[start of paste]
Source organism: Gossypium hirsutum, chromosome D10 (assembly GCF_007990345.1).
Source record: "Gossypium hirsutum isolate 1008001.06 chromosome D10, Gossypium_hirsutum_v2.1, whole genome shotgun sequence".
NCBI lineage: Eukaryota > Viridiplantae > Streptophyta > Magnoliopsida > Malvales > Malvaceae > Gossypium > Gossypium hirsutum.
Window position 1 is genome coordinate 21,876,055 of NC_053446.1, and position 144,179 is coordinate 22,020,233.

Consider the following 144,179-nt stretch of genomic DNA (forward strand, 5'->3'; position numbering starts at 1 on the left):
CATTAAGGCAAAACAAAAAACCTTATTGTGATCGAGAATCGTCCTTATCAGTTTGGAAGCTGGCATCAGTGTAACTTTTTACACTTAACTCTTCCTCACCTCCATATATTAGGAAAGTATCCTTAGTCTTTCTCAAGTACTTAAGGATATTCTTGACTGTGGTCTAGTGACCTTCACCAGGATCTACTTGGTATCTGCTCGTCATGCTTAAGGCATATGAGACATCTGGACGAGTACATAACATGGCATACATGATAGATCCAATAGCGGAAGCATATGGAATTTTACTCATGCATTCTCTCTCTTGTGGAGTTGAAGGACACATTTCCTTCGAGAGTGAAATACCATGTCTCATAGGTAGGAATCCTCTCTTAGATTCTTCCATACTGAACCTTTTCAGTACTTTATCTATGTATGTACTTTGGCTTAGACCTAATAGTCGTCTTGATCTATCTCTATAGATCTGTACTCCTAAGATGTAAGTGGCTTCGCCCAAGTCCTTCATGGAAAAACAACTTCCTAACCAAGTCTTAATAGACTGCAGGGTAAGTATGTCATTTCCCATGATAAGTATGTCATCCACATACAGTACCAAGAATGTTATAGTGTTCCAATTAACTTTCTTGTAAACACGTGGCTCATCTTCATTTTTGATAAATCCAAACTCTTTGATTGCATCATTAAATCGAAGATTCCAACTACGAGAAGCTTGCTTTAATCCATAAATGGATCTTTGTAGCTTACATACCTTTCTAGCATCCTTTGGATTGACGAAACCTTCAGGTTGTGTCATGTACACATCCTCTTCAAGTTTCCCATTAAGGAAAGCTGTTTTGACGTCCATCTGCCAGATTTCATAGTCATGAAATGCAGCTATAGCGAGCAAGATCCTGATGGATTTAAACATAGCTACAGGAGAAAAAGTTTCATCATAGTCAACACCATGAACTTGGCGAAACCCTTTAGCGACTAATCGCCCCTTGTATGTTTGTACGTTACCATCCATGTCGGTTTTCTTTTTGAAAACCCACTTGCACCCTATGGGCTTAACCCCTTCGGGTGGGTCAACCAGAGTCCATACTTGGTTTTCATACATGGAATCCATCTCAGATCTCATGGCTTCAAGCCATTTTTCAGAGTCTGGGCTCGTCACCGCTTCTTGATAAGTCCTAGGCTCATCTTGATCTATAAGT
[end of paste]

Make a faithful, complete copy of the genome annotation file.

Source organism: Gossypium hirsutum, chromosome D10 (assembly GCF_007990345.1).
Source record: "Gossypium hirsutum isolate 1008001.06 chromosome D10, Gossypium_hirsutum_v2.1, whole genome shotgun sequence".
NCBI lineage: Eukaryota > Viridiplantae > Streptophyta > Magnoliopsida > Malvales > Malvaceae > Gossypium > Gossypium hirsutum.
Window position 1 is genome coordinate 21,876,055 of NC_053446.1, and position 144,179 is coordinate 22,020,233.

Consider the following 144,179-nt stretch of genomic DNA (forward strand, 5'->3'; position numbering starts at 1 on the left):
CATTAAGGCAAAACAAAAAACCTTATTGTGATCGAGAATCGTCCTTATCAGTTTGGAAGCTGGCATCAGTGTAACTTTTTACACTTAACTCTTCCTCACCTCCATATATTAGGAAAGTATCCTTAGTCTTTCTCAAGTACTTAAGGATATTCTTGACTGTGGTCTAGTGACCTTCACCAGGATCTACTTGGTATCTGCTCGTCATGCTTAAGGCATATGAGACATCTGGACGAGTACATAACATGGCATACATGATAGATCCAATAGCGGAAGCATATGGAATTTTACTCATGCATTCTCTCTCTTGTGGAGTTGAAGGACACATTTCCTTCGAGAGTGAAATACCATGTCTCATAGGTAGGAATCCTCTCTTAGATTCTTCCATACTGAACCTTTTCAGTACTTTATCTATGTATGTACTTTGGCTTAGACCTAATAGTCGTCTTGATCTATCTCTATAGATCTGTACTCCTAAGATGTAAGTGGCTTCGCCCAAGTCCTTCATGGAAAAACAACTTCCTAACCAAGTCTTAATAGACTGCAGGGTAAGTATGTCATTTCCCATGATAAGTATGTCATCCACATACAGTACCAAGAATGTTATAGTGTTCCAATTAACTTTCTTGTAAACACGTGGCTCATCTTCATTTTTGATAAATCCAAACTCTTTGATTGCATCATTAAATCGAAGATTCCAACTACGAGAAGCTTGCTTTAATCCATAAATGGATCTTTGTAGCTTACATACCTTTCTAGCATCCTTTGGATTGACGAAACCTTCAGGTTGTGTCATGTACACATCCTCTTCAAGTTTCCCATTAAGGAAAGCTGTTTTGACGTCCATCTGCCAGATTTCATAGTCATGAAATGCAGCTATAGCGAGCAAGATCCTGATGGATTTAAACATAGCTACAGGAGAAAAAGTTTCATCATAGTCAACACCATGAACTTGGCGAAACCCTTTAGCGACTAATCGCCCCTTGTATGTTTGTACGTTACCATCCATGTCGGTTTTCTTTTTGAAAACCCACTTGCACCCTATGGGCTTAACCCCTTCGGGTGGGTCAACCAGAGTCCATACTTGGTTTTCATACATGGAATCCATCTCAGATCTCATGGCTTCAAGCCATTTTTCAGAGTCTGGGCTCGTCACCGCTTCTTGATAAGTCCTAGGCTCATCTTGATCTATAAGT